The map below shows the locations of the various projects currently underway throughout the state.
For accessible versions of files on this page, contact ADACoordinator@CalSTRS.com.
The Geysers, the largest geothermal energy project in the world, generates 835 megawatts of electricity annually. The site, of which 20 percent is on school lands with 7,247 acres leased, is by far the largest source of revenue to CalSTRS.
Production at the Geysers is projected to remain stable for at least another decade. Though infrastructure cost barriers exist, there are exploration opportunities in the northern region of the site that are being marketed to the geothermal industry.
The geothermal energy produced at the Geysers is considered renewable and its use will help satisfy California’s renewable energy requirements for utilities. The field now generates enough electricity to supply 90,000 homes.
The revenue from the geothermal leases at the Geysers should remain in the range of $4.5 million during fiscal year 2013-14.
As part of the California Desert Protection Act exchange program with the Bureau of Land Management, the state in 2002 acquired and leased a 658 acre parcel adjacent to the existing Mesquite Gold Mine.
Idle in 2001 due to low gold prices, mining resumed in 2007 with rapidly escalating gold prices. Mining commenced on the state lease in December of 2011. On August 20, 2012, the Commission approved the extension and amendment of the lease until October of 2022.
For fiscal year 2011-12, royalties to CalSTRS amounted to approximately $200,000. For fiscal year 2012-13, nearly $3.4 million in royalties were generated. In the second quarter of this fiscal year, the royalty percentage escalated to 7 percent from 6 percent due to the new sliding scale royalty rate and the high price of gold.
In 2004, Granite Construction applied to the State Lands Commission for a 151 acre lease within a 414 acre site for a 75 year rock quarry operation. The state also retains a 1/16th mineral interest in an additional 160 acres of the proposed site.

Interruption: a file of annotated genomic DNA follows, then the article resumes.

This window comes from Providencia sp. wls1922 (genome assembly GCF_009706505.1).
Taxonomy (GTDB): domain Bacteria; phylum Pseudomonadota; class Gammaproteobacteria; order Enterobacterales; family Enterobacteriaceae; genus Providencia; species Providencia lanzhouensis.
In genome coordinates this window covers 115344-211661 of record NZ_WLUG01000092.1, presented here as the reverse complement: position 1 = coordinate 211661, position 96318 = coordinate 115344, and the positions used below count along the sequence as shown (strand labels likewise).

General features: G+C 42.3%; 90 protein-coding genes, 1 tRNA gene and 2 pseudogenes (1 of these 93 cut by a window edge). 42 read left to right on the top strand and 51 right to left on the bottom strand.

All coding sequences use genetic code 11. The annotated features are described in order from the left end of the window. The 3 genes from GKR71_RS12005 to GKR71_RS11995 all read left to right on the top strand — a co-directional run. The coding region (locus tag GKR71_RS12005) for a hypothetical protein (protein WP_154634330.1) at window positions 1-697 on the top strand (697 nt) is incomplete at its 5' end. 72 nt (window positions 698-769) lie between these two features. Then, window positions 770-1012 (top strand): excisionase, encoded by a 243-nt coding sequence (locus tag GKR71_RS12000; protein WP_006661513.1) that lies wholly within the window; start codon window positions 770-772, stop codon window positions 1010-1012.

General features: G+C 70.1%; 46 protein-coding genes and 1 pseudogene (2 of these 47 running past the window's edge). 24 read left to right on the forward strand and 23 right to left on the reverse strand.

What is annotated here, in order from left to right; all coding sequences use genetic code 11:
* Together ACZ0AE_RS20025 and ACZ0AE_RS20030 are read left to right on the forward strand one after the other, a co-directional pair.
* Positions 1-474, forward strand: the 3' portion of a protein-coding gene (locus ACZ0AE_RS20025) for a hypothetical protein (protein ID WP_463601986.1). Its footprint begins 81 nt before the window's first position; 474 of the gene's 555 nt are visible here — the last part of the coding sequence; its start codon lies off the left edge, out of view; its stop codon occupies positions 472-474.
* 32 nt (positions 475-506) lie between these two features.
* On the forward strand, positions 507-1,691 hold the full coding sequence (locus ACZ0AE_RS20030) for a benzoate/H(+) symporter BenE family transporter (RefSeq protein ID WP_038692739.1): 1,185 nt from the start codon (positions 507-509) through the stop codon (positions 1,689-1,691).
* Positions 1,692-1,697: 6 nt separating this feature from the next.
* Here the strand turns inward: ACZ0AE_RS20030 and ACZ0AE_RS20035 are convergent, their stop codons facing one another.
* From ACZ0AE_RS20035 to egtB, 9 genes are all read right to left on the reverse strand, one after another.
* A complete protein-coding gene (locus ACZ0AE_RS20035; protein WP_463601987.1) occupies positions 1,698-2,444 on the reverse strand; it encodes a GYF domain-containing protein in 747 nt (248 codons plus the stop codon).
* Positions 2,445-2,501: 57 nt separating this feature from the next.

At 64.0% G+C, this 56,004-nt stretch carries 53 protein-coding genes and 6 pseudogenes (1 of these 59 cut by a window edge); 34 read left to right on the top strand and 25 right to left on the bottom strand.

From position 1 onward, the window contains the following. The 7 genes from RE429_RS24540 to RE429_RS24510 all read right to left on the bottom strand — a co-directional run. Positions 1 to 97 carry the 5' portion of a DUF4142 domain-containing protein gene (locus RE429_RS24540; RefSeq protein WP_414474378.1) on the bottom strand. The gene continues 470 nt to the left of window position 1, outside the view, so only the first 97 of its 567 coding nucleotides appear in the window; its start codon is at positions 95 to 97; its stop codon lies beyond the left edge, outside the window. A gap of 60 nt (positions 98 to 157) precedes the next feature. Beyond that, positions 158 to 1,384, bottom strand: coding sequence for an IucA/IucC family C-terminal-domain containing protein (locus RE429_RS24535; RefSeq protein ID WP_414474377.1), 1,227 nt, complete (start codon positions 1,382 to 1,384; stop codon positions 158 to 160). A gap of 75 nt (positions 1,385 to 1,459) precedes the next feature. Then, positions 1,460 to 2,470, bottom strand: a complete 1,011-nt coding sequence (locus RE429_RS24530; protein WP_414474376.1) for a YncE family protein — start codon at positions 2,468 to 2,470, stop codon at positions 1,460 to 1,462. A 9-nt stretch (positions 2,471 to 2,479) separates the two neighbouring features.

Following six hearings, the Riverside County Planning Commission denied the project on a 4-1 vote in August of 2011. In February of 2012, the Riverside County Board of Supervisors rejected Granite’s appeal. In May of 2012, the Board finalized their rejection while certifying the Environmental Impact Report.
On July 25 of 2012, Granite resubmitted their application for a reduced project. Under the reduced project, the quarry would only have a 50 year life, mining would occur only during daylight hours, the quarry depth would be reduced, mining could not exceed 4 million tons per year and Riverside County would receive a $0.20 per ton of produced aggregate fee.
Granite withdrew their lease application at the end of 2012 and advised the County of Riverside of their withdrawal of their land use applications. The Pechanga Band of Luiseño Indians paid more than $3 million to purchase the surface rights to the property and over $17 million to Granite to abandon the project. The land was considered sacred to the Pechanga Tribe.
Had the project been approved, it would have potentially provided CalSTRS with a significant amount of income over the next 50 years.
SLC staff estimates revenue from the two school lands oil & gas parcels is expected to decline slightly, but will remain close to $2.0 million during fiscal year 2013-14, as high levels of oil production continue, but prices drop under $100/barrel due to increased domestic production.
With the passage of AB 32, the increase in public awareness about climate change, and the rise in energy prices, staff expect more interest in the long-term leasing of school lands for renewable energy projects. Some of these projects will involve utilization of wind as an energy source. If the required wind turbines are installed and operated, these would generate electricity that would be placed in the state’s electrical grid.
SLC staff will continue processing two applications for solar energy leases in San Bernardino County that together would cover almost 11,400 acres of school lands. The two proposed projects, Johnson Valley SEGS and Sorrel Solar Farm, will each be subject to environmental reviews under the California Environmental Quality Act.
Both of these projects are temporarily on hold while the Desert Renewable Energy Conservation Plan is completed. If these two solar projects are successfully completed and the leases are issued, staff anticipate significant revenue from these leases beginning in fiscal year 2017-18.
Tule Wind LLC has a lease application for the Tule Wind Farm on 640 acres of school lands in eastern San Diego County. This is a multi-jurisdictional project projected to have a total capacity 200 megawatts using 134 wind turbines, seven of which are on school lands.
The Tule Wind Project was analyzed in a joint environmental impact report/environmental impact statement prepared by the California Public Utilities Commission and the BLM. New transmission lines and access roads necessary for the project require separate authorization from the Bureau of Indian Affairs for development on tribal land.
If the project is ultimately approved by the SLC and the lease is issued, SLC anticipates significant revenue beginning in fiscal year 2014-15.
For more information, visit http://www.slc.ca.gov/.